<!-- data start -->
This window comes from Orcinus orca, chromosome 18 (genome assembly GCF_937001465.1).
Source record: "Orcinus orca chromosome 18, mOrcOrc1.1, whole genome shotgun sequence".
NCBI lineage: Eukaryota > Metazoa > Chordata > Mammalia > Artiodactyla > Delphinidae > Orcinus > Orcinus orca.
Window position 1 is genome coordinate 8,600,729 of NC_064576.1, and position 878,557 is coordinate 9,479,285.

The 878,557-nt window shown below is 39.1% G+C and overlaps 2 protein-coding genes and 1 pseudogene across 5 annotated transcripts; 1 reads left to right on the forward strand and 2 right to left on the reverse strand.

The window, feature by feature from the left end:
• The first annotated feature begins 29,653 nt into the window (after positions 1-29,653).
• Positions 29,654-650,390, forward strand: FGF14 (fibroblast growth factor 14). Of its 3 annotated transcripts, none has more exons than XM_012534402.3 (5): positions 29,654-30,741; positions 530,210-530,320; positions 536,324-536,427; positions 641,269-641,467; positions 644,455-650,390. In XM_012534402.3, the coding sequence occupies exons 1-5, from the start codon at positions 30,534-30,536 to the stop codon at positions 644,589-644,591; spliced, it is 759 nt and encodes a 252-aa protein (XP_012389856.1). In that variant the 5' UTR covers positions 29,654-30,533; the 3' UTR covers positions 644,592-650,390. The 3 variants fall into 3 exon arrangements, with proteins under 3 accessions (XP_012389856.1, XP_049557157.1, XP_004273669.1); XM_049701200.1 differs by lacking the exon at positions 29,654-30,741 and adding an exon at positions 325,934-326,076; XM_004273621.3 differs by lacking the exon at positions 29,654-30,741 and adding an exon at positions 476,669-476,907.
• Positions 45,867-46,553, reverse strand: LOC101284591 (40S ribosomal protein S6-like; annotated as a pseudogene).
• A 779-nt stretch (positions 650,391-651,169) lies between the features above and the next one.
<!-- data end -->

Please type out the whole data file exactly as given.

This window comes from Orcinus orca, chromosome 18 (genome assembly GCF_937001465.1).
Source record: "Orcinus orca chromosome 18, mOrcOrc1.1, whole genome shotgun sequence".
NCBI lineage: Eukaryota > Metazoa > Chordata > Mammalia > Artiodactyla > Delphinidae > Orcinus > Orcinus orca.
Window position 1 is genome coordinate 8,600,729 of NC_064576.1, and position 878,557 is coordinate 9,479,285.

The 878,557-nt window shown below is 39.1% G+C and overlaps 2 protein-coding genes and 1 pseudogene across 5 annotated transcripts; 1 reads left to right on the forward strand and 2 right to left on the reverse strand.

The window, feature by feature from the left end:
• The first annotated feature begins 29,653 nt into the window (after positions 1-29,653).
• Positions 29,654-650,390, forward strand: FGF14 (fibroblast growth factor 14). Of its 3 annotated transcripts, none has more exons than XM_012534402.3 (5): positions 29,654-30,741; positions 530,210-530,320; positions 536,324-536,427; positions 641,269-641,467; positions 644,455-650,390. In XM_012534402.3, the coding sequence occupies exons 1-5, from the start codon at positions 30,534-30,536 to the stop codon at positions 644,589-644,591; spliced, it is 759 nt and encodes a 252-aa protein (XP_012389856.1). In that variant the 5' UTR covers positions 29,654-30,533; the 3' UTR covers positions 644,592-650,390. The 3 variants fall into 3 exon arrangements, with proteins under 3 accessions (XP_012389856.1, XP_049557157.1, XP_004273669.1); XM_049701200.1 differs by lacking the exon at positions 29,654-30,741 and adding an exon at positions 325,934-326,076; XM_004273621.3 differs by lacking the exon at positions 29,654-30,741 and adding an exon at positions 476,669-476,907.
• Positions 45,867-46,553, reverse strand: LOC101284591 (40S ribosomal protein S6-like; annotated as a pseudogene).
• A 779-nt stretch (positions 650,391-651,169) lies between the features above and the next one.